[dateline] Hotel des Etats Unis de L'Amerique, a la Haye May 21. 1782
[salute] My dear General
Yours of the Seventh of this month, was yesterday brought me, by Mr Ridley,1
and I thank you for your kind Congratulations, on the Progress of our Cause in the Low Countries. Have a Care, however, how you profess Friendship for me: there may be more danger in it, than you are aware of.
I have the Honour, and the Consolation to be a Republican on Principle. That is to Say, I esteem that Form of Government, the best, of which human Nature is capable. Almost every Thing that is estimable in civil Life, has originated under Such Governments. Two Republican Towns, Athens and Rome, have done more honour to our Species, than all the rest of it. A new Country, can be planted only by Such a Government. America would at this moment have been an howling Wilderness in habited only by Bears and Savages, without Such forms of Government. And it would again become a Wilderness under any other. I am not however an enthusiast, who wishes to overturn Empires and Monarchies, for the Sake of intro•
ducing Republican Forms of Government. And therefore I am no King Killer, King Hater or King Despizer. There are Three Monarcks in Europe for whom I have as much Veneration as it is lawfull for one Man to have for another. The King of France, the Emperor of Germany and the King of Prussia, are constant objects of my Admiration, for Reasons of Humanity Wisdom and Beneficence which need not be enlarged on. You may well think then, that the Information you give me, that “the King of France was pleased the other day to Speak to you, of me in terms of the highest Regard,” gave me great Pleasure.
I Shall do all in my Power to obtain here a Loan of Money but with very faint hopes of Success. In Short, there is no Money here but what is already promised to France, Spain, England Russia Sweeden Denmark, the Government here, and what will be fatal to me is the East India Comany have just opened a Loan for Nine Millions of florins under the Warrantee of the States of Holland and with an augmented Interest.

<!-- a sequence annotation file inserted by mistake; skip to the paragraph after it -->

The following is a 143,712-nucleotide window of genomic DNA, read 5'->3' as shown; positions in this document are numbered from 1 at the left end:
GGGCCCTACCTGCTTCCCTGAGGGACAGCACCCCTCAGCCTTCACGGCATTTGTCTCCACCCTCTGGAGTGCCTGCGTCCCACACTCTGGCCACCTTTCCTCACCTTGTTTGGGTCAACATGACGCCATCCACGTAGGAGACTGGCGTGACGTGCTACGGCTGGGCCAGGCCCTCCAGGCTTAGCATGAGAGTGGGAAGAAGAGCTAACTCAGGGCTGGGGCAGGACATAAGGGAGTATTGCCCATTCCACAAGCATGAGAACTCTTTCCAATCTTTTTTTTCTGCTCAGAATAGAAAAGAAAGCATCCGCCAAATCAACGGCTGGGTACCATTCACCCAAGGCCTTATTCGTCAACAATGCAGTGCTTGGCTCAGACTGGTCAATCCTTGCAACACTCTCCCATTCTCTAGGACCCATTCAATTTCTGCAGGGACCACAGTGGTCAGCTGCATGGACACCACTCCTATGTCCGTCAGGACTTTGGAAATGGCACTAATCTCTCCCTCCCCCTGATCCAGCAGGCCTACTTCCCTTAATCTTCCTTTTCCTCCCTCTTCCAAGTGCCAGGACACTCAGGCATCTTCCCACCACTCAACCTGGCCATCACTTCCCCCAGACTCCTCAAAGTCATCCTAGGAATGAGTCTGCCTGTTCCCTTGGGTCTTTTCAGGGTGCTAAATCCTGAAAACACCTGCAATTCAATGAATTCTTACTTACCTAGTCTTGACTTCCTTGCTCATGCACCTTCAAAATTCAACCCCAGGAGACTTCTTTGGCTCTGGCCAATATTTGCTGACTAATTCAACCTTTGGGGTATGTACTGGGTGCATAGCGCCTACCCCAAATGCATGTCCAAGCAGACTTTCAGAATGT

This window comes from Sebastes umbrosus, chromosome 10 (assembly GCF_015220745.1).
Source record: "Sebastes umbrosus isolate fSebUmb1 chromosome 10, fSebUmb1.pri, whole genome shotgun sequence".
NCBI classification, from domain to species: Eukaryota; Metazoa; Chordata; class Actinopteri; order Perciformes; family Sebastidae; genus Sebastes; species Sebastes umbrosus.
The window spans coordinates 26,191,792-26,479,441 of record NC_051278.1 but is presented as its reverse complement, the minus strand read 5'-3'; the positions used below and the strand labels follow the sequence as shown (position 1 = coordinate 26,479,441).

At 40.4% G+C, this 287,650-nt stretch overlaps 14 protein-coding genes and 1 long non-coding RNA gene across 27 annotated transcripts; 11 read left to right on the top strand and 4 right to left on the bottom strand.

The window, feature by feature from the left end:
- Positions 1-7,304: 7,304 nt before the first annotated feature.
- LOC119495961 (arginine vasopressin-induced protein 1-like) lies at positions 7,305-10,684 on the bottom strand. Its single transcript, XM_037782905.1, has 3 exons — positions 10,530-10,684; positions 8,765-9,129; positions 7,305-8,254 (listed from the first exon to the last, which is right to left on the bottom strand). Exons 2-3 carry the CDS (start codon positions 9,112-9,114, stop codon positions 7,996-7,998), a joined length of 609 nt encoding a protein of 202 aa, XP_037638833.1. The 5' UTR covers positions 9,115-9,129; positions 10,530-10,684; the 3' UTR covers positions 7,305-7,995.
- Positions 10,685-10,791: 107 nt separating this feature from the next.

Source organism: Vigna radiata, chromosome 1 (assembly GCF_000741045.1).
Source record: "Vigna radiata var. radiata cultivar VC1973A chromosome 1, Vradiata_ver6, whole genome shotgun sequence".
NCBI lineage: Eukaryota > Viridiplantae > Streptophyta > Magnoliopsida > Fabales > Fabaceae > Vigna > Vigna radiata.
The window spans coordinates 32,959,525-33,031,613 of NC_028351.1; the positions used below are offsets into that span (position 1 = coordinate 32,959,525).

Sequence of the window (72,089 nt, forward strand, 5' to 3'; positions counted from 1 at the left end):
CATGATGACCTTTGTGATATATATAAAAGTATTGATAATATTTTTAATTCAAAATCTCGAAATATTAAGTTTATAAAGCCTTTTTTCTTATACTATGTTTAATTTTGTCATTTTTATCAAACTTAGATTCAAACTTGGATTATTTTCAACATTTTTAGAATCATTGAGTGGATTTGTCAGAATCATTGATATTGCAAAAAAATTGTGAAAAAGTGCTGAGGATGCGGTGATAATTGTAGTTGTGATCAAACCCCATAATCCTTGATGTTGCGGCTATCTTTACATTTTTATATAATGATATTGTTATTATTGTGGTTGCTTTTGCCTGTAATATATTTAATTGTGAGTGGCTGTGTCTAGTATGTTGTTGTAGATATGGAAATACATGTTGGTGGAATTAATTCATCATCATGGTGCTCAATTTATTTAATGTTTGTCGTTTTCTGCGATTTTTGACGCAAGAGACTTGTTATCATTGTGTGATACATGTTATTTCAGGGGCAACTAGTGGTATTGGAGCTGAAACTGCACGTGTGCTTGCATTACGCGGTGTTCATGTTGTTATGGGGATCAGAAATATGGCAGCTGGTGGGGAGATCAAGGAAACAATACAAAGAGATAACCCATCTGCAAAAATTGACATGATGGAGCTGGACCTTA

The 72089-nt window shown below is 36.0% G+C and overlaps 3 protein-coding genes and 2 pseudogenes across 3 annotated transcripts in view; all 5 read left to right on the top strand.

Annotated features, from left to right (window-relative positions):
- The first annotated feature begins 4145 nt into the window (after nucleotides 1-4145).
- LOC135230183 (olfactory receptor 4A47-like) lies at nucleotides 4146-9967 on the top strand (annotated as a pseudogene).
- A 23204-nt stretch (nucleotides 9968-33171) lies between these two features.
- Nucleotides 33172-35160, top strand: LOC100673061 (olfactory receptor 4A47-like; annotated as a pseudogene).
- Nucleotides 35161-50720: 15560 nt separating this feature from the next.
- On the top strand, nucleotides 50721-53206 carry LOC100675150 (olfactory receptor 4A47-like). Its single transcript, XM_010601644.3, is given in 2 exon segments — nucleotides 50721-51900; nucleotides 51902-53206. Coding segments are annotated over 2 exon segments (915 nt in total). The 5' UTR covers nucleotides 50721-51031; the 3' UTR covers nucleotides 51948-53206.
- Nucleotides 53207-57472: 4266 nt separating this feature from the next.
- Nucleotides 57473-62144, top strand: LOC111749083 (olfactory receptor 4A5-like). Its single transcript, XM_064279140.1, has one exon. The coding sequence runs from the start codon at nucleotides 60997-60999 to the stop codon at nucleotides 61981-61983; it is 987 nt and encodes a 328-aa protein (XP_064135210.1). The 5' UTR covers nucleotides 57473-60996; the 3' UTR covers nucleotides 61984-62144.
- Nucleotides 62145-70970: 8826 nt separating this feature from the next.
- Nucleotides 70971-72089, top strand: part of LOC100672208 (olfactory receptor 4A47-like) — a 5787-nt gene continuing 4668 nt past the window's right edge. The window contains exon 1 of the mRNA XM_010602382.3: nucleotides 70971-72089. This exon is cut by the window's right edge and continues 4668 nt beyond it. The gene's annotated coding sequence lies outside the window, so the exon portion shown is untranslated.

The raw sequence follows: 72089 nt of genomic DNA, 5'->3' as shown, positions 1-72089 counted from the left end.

My Hopes of a Speedy Peace, are not Sanguine. I have Suspicions of the Sincerity of Lord Shelburne,2
Dunning and others of his Connections which I wish may prove groundless: but untill they are removed, I shall not expect a Peace. Shelbourne affects to be thought, the Chatham of the Day, without any of his great Qualities. I much fear that all their Maneuvres about Peace will turn out, but Artifices, to raise the stocks. The British Cabinet is so divided, that my Expectations are not very high. Let us be upon our Guard and prepared for a Continuance of the War. The Spaniards will demand Cessions and the Dutch Restitutions, which the English will not yet agree to, if they should get over all the Claims of France and America.
I Should be very happy to have a personal Conversation with you,3
but this will hardly take Place, untill full Powers arrive in Paris from London and I know very well that whether in America or Versailles or Paris, you will be constantly usefull, to America, and Congress will easily approve of your Stay where you are, untill you shall think it more for the publick Good to go elsewhere.
With great Affection and Esteem I have the Honour to be &c